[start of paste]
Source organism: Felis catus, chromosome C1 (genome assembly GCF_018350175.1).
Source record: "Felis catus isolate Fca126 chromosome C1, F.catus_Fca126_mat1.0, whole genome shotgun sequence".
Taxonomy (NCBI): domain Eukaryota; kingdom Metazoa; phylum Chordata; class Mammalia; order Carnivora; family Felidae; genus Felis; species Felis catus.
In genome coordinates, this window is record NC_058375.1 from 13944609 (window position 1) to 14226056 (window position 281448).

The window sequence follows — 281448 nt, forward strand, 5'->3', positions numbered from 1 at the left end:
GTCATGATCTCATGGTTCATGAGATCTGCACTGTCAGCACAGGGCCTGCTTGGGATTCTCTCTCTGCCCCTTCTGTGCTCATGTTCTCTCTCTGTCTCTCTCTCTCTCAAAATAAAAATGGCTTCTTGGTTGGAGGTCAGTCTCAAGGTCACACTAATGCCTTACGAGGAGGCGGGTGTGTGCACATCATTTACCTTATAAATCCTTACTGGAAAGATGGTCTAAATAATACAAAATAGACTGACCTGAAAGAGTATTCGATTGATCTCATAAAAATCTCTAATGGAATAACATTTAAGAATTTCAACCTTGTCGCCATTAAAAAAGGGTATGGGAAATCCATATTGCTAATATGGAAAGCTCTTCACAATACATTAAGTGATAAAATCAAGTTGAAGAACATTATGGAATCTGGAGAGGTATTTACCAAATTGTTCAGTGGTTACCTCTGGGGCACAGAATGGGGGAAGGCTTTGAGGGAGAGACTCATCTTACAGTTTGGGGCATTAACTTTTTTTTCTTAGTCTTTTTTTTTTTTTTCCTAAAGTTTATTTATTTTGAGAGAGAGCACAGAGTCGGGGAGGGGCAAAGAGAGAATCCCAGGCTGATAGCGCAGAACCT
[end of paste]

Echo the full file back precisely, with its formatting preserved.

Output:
Source organism: Felis catus, chromosome C1 (genome assembly GCF_018350175.1).
Source record: "Felis catus isolate Fca126 chromosome C1, F.catus_Fca126_mat1.0, whole genome shotgun sequence".
Taxonomy (NCBI): domain Eukaryota; kingdom Metazoa; phylum Chordata; class Mammalia; order Carnivora; family Felidae; genus Felis; species Felis catus.
In genome coordinates, this window is record NC_058375.1 from 13944609 (window position 1) to 14226056 (window position 281448).

The window sequence follows — 281448 nt, forward strand, 5'->3', positions numbered from 1 at the left end:
GTCATGATCTCATGGTTCATGAGATCTGCACTGTCAGCACAGGGCCTGCTTGGGATTCTCTCTCTGCCCCTTCTGTGCTCATGTTCTCTCTCTGTCTCTCTCTCTCTCAAAATAAAAATGGCTTCTTGGTTGGAGGTCAGTCTCAAGGTCACACTAATGCCTTACGAGGAGGCGGGTGTGTGCACATCATTTACCTTATAAATCCTTACTGGAAAGATGGTCTAAATAATACAAAATAGACTGACCTGAAAGAGTATTCGATTGATCTCATAAAAATCTCTAATGGAATAACATTTAAGAATTTCAACCTTGTCGCCATTAAAAAAGGGTATGGGAAATCCATATTGCTAATATGGAAAGCTCTTCACAATACATTAAGTGATAAAATCAAGTTGAAGAACATTATGGAATCTGGAGAGGTATTTACCAAATTGTTCAGTGGTTACCTCTGGGGCACAGAATGGGGGAAGGCTTTGAGGGAGAGACTCATCTTACAGTTTGGGGCATTAACTTTTTTTTCTTAGTCTTTTTTTTTTTTTTCCTAAAGTTTATTTATTTTGAGAGAGAGCACAGAGTCGGGGAGGGGCAAAGAGAGAATCCCAGGCTGATAGCGCAGAACCT